NORTH GRANBY, CT – To say that I was dumbstruck when my friend Frank Tedeschi recently texted “Google Piet Boonstra. He is my friend’s father” isn’t sufficient. I damn near fell out of my chair before replying, “WHAT?!” because I knew the name of this iconic rider and author well.
If you haven’t heard of him, Boonstra is a man of many achievements in the motorcycle world. He has documented more than a million miles on a motorcycle and has written several books sharing not only his enduro experience but stories of his adventure touring as well. Among them are “The Golden Age of Enduros,” “Keep Going! The Pleasure and Pain of Perseverance” and “Motorcycling Stories: Adventure Touring from the Northwest Territories to the Yucatan Peninsula.”
When I think about what this man has done with a motorcycle, it makes me wonder if I should maybe change the title of this column to “I Want to Be Always Riding.” Yes, consider me a huge fan of his.
Once I recovered from the shock of the text message, Frank put me in touch with Piet’s son, Jimmy Boonstra. He and I spoke on the phone and during our conversation I couldn’t hide my fondness for his Dad. Whether I begged or hinted at how great it would be to meet Piet can be debated, but after some back and forth Jimmy extended an invite to the Boonstra home in the Hudson Valley.
Frank joined me for the visit. We were riding slowly down the street looking for the house number when Jimmy saw us approaching. He waved from the front yard. “Park there by the window so Dad can see the bikes,” he told us, noting a spot in the driveway.
After Frank and Jimmy shared a warm exchange, Jimmy introduced himself to me and said, “C’mon in and meet Dad!” He took us in the rear door like we were family. Piet was sitting in a chair in the living room, looking at a computer screen and viewing his blog. His most recent post notes that he owned and rode 33 different motorcycles in 67 years of riding. Piet (pronounced “Pete”) invited us to sit down. The conversation opened with who was riding which bike outside and what sizes they were. Thankfully, Frank was able to answer first as I was speechless due to the trophies I could not help but stare at on the shelf. By the time I composed myself Jimmy had put out cheese and crackers with coffee. I then remembered I brought fresh baked goodies from Toymakers Café. I ran out to my bike to retrieve them.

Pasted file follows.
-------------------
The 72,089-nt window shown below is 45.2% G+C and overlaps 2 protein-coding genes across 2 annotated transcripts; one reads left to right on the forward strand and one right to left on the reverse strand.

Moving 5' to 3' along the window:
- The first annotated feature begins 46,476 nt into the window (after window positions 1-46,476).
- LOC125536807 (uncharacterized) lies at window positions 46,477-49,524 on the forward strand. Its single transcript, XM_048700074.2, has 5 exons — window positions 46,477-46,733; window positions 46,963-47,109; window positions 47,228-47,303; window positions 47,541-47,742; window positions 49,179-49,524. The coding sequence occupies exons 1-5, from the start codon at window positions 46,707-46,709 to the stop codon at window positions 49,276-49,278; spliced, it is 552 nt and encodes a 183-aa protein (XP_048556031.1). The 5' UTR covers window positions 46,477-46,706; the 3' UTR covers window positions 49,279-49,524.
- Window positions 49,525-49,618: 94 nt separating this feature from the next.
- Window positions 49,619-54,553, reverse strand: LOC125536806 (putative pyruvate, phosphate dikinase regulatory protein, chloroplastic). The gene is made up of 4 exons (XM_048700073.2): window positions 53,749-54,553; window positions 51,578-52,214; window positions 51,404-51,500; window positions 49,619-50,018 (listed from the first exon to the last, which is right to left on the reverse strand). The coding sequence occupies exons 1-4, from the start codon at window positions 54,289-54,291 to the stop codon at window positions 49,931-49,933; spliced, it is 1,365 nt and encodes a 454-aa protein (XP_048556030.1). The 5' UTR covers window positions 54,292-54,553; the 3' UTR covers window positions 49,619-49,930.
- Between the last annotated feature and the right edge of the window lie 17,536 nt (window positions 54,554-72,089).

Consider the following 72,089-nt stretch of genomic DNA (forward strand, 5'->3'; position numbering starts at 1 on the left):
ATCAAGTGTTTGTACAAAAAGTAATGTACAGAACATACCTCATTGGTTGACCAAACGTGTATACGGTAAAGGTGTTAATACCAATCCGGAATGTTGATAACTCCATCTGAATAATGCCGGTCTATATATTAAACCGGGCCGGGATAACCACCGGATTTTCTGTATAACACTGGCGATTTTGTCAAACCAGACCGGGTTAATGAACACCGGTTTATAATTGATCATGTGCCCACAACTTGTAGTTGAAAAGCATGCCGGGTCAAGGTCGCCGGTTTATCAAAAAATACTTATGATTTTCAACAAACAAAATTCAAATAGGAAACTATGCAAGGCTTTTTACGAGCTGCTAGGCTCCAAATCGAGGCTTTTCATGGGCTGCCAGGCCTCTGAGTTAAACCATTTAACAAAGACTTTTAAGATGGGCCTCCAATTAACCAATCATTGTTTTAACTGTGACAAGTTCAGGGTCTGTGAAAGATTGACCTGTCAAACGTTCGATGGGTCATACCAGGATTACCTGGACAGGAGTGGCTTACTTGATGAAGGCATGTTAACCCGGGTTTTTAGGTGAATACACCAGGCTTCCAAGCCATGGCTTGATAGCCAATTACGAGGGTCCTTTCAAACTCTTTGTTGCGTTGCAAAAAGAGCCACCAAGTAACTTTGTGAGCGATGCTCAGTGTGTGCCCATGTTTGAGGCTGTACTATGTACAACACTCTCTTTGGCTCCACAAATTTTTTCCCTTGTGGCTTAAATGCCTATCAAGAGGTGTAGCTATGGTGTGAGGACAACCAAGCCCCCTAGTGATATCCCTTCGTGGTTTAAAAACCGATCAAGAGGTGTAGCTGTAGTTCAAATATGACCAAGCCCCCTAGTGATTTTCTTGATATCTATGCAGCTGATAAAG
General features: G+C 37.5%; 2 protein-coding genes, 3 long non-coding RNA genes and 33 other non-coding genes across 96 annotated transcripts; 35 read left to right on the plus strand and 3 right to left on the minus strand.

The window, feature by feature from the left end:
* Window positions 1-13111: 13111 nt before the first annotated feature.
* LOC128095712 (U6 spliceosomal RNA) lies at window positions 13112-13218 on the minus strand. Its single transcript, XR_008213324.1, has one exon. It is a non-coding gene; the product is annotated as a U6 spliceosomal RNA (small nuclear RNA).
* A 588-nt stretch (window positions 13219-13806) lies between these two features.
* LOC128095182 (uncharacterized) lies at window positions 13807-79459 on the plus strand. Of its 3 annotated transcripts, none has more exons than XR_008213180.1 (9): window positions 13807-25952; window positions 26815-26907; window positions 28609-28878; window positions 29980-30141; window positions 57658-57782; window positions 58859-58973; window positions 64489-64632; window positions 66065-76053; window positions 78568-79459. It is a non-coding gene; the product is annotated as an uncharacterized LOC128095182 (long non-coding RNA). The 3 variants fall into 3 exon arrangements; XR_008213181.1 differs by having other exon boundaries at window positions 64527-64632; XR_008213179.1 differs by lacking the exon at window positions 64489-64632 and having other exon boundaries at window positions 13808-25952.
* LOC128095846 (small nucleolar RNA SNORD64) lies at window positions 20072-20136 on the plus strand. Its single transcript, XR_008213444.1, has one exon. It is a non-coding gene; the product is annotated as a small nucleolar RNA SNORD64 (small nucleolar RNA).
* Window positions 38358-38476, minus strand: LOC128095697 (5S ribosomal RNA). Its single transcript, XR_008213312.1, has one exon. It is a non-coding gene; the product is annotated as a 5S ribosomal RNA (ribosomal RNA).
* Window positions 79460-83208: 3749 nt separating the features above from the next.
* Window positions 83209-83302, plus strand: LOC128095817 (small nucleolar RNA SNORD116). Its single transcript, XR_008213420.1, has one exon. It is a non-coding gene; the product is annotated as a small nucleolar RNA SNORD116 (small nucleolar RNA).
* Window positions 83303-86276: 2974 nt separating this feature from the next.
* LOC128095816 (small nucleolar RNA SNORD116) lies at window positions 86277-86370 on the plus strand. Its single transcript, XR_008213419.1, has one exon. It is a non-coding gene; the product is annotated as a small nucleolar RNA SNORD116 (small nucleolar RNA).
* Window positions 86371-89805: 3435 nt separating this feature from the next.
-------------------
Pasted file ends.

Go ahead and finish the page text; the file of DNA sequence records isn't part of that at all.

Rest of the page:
Coming back inside, I wanted to share just how much I knew about Piet – how he eloped on a motorcycle with his wife Lillian in 1948, how his first bike was a 1947 Harley that he stripped down to ride his first enduro with, how he joined the A.M.A. in 1948 – but I wondered where to start. Piet solved my problem by asking where I rode from that morning, which led the conversation into people, places and dealers.
I was excited to find out that he and I knew some of the same people, been to some of the same places and crossed some of the same roads. His modesty was almost unbelievable. Listening to him share stories of riding the Dempster Highway in the Yukon almost frightened me. He told about being 230 miles past the road closed sign on the Dempster and riding for miles in the mud with his feet down to hold himself up. At one point, he saw headlights come up behind him which turned out to be a ranger following his tracks wondering what makes three lines like that in the mud. Upon reaching the Ranger station 30 miles further up, he walked in and they looked at him like he fell from space. After several hours of great company and conversation, I had one request of Piet before I left: Would he sign my motorcycle? His expression was priceless when he realized that I was sincere. This kind and thoughtful man not only signed my bike, but gave me a signed copy of his book motorcycling stories. Piet is now 92 years old and only stopped riding about three years ago. It was a tough decision for him to make for many reasons. I believe given the opportunity and blessing of his family, Piet would throw that leg over the seat again.
I’m still pinching myself: I met Piet Boonstra!